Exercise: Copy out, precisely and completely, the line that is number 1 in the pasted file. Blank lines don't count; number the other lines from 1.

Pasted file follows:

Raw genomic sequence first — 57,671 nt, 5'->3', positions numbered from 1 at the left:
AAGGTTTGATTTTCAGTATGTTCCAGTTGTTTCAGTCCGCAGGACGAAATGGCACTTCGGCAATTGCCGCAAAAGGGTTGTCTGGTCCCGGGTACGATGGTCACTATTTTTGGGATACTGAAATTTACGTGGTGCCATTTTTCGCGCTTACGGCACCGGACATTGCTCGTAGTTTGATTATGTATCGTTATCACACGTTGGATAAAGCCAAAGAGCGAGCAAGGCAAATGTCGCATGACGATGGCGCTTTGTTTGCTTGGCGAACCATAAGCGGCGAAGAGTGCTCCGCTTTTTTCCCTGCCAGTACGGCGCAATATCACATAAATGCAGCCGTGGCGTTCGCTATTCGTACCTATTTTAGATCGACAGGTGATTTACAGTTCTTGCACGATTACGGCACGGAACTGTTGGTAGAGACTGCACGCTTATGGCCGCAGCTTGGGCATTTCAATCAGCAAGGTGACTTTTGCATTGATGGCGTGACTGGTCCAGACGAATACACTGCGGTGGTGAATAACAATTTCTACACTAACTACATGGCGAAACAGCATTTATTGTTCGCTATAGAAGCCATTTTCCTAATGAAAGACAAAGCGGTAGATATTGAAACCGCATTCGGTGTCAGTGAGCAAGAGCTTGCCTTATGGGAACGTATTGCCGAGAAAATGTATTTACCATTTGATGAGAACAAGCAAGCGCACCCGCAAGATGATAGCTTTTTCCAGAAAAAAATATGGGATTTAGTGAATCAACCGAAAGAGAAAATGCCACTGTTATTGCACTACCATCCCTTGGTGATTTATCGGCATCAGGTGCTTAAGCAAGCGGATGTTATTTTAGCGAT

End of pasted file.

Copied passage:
Raw genomic sequence first — 57,671 nt, 5'->3', positions numbered from 1 at the left: